From Out There

Thoughts from years of using Free Software in the wild

My New TV Runs Linux

Oh yes, I broke down and bought a Full HD TV. What can you do, they’re practically giving them away after the Christmas price hike. And I have other excuses! Old set? A 16 inch one. Plus, I had plans to hook up a PC and watch HD content. Can’t very well do that on an SD TV. The new one is a Sharp LC-37X20E. I know it has red push and I know this has to be corrected either in the signal source or via the service menu, but once you do that, it’s an excellent set with good black levels, fast response and the ability to show a great amount of detail. I’m happy.

It does come with an extra feature though: it runs Linux. When reading through the manual, one of the last pages includes a references to the GPL and the LGPL, and it lists libpng, zlib, the Linux kernel etc. as being included inside your TV. Sharp provides the source at this website. This is a fantastic first step! Sharp sells hundreds of thousands of LCD TVs each year, and they all run Free Software. Sharp is not alone: I haven’t done a formal survey, but I hear that using Linux as kernel and some GNU utilities or busybox is becoming the norm with flat-screen television makers. It makes sense for everyone: They save billions of dollars in R&D because they don’t have to develop their own kernel, and the customer gains the stability and features Linux can provide. It’s certainly win-win.

Now I’m not all happy with the way Sharp is treating this. They are currently making the typical “Free Software newbie” mistake of just dumping their source somewhere on a website and leaving it at that. This makes me believe Sharp is primarily in this game because of the financial benefits they are gaining, not because of any social interests. In an ideal situation, Sharp would have set up a svn server or something where people can contribute changes and then roll out the firmware to new TVs. They do state somewhere that they will review and accept user modificiations, but the way their GPL website looks — it just doesn’t smell right yet.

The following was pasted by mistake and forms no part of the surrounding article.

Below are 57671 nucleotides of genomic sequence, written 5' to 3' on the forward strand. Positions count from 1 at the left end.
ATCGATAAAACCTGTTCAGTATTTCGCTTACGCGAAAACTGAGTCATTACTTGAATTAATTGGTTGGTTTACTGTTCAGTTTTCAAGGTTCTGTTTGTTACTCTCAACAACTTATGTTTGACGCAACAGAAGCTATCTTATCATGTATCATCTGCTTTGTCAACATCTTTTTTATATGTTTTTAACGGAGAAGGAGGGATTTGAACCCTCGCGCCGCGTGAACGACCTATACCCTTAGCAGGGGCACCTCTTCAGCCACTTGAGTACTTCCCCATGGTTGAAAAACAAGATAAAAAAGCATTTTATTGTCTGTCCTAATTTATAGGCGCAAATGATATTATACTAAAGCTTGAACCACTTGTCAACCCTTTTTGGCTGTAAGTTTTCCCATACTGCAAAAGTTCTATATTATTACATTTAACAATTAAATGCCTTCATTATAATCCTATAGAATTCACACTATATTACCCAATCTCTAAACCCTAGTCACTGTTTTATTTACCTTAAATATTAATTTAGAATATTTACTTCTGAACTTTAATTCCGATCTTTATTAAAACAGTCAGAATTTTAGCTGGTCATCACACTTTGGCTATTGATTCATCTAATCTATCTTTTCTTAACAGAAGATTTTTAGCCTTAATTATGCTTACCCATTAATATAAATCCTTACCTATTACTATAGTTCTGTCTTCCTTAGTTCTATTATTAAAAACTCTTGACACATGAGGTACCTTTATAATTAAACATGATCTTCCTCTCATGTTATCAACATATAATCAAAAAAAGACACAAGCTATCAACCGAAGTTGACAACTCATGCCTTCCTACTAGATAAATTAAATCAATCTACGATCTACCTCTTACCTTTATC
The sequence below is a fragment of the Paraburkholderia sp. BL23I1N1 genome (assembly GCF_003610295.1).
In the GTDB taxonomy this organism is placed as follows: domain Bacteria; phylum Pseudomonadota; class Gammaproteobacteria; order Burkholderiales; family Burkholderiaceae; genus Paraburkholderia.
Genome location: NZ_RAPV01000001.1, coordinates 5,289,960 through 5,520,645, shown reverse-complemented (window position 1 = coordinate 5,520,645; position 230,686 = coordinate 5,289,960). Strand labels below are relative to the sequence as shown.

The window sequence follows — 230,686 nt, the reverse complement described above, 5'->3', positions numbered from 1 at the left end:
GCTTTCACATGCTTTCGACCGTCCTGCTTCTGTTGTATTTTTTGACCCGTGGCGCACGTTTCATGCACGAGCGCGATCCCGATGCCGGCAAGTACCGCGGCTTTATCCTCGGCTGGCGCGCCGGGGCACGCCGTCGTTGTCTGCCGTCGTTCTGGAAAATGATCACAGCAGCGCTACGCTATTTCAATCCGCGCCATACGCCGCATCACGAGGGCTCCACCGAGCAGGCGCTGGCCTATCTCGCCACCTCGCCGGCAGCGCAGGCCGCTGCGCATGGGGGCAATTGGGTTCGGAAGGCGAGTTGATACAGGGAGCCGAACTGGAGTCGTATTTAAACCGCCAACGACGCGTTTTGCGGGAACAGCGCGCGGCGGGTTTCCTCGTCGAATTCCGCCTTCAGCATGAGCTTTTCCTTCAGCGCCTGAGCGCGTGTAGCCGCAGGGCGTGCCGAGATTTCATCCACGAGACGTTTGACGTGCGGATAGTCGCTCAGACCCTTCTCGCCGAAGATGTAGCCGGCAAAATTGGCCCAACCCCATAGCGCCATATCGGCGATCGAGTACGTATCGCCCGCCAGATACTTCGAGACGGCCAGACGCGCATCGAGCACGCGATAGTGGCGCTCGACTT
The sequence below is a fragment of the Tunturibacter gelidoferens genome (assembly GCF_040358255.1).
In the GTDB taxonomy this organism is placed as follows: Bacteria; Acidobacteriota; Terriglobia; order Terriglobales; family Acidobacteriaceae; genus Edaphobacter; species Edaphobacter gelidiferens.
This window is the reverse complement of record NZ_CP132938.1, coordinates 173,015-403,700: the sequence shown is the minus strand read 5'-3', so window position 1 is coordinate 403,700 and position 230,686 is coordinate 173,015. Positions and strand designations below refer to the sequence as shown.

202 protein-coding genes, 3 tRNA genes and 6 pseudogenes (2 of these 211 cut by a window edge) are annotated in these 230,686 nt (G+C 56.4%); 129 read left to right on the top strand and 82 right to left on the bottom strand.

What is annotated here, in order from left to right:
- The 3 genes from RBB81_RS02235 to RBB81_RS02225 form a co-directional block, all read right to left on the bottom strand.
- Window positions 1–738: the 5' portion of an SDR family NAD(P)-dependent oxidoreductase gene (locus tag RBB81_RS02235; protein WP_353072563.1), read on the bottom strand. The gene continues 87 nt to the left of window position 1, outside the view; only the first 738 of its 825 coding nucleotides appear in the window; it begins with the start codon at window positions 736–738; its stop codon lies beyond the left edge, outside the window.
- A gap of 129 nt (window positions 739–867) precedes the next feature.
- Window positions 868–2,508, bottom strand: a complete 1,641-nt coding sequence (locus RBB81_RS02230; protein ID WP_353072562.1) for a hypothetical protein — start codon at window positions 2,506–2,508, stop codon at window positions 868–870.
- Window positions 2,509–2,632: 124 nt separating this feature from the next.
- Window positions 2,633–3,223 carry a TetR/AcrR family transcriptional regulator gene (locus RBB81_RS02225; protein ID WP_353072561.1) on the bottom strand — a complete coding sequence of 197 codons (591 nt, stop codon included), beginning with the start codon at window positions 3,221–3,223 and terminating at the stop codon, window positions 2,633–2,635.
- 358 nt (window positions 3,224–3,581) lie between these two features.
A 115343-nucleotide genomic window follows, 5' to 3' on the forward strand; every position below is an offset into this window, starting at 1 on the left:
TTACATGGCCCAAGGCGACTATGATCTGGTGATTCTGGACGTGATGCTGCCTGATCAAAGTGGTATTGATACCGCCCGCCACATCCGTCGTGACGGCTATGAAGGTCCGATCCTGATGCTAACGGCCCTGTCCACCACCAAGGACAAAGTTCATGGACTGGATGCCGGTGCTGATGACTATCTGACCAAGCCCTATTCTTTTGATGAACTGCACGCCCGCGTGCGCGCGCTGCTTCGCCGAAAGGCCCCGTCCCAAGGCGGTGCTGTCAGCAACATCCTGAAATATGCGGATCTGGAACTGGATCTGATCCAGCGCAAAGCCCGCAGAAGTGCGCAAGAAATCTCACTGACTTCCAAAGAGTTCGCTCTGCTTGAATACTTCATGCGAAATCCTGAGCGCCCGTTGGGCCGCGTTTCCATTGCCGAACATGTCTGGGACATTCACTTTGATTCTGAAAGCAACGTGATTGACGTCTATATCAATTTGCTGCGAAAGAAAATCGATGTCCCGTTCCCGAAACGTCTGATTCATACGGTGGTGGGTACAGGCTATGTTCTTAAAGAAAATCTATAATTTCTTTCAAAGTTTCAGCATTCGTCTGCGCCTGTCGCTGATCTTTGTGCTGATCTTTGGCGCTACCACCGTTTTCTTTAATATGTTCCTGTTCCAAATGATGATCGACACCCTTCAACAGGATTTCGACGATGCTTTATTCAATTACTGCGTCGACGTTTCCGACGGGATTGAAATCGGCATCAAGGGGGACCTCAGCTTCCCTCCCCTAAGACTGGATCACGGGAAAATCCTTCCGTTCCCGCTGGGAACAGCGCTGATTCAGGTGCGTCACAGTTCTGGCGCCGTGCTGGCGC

I’m confident that companies like Sharp will become good players in the Free Software community over time, though. This is not something you can learn in just a few weeks, it takes an ideological shift on many levels of the company, and anyone who has ever worked for something medium-to-large knows how long this may take. At any rate: Thank you, Sharp, for choosing Free Software for my TV. I have it hooked up to an old PC I don’t need anymore. With GNU/Linux, it runs movies at 1920×1080 on that TV without breaking a sweat. It’s yummy to behold what a 100% Free Software stack can do nowadays in terms of media.

3 Responses to “My New TV Runs Linux”

  1. guido Says:

    Really “free” or just another TIVO?

    I would like to know if you can actually change the software or will the TV stop functioning if you do so. Is there something in the manuals?

    I am also interested what other companies are using Free Software for their products to include them to the list of “free’d” hardware

    Thanks and have fun with your new device!


  2. rca Says:

    Using modified software

    There is nothing in the manual. Sharp expects to be the only supplier of software for the TV and they distribute new firmware versions via DVB-T and other means. There is a USB port you can use for service. A colleague has discovered that it might create a USB network, so perhaps a Sharp technician can upload firmware from their laptop by hooking it up to the TV.

    Sharp is not being a good player in Free Software like this — ideally, they would supply the build scripts to make working firmware and also some documentation for how to get the firmware onto the TV.

    Whether the TV has any tivoization, we don’t know yet, this is something we will have to reverse engineer.

    It’s all a bit sad :( But at least they don’t use proprietary software, which is a good first step.

  3. TV Repair Schematics Says:

    TV Repair Schematics…

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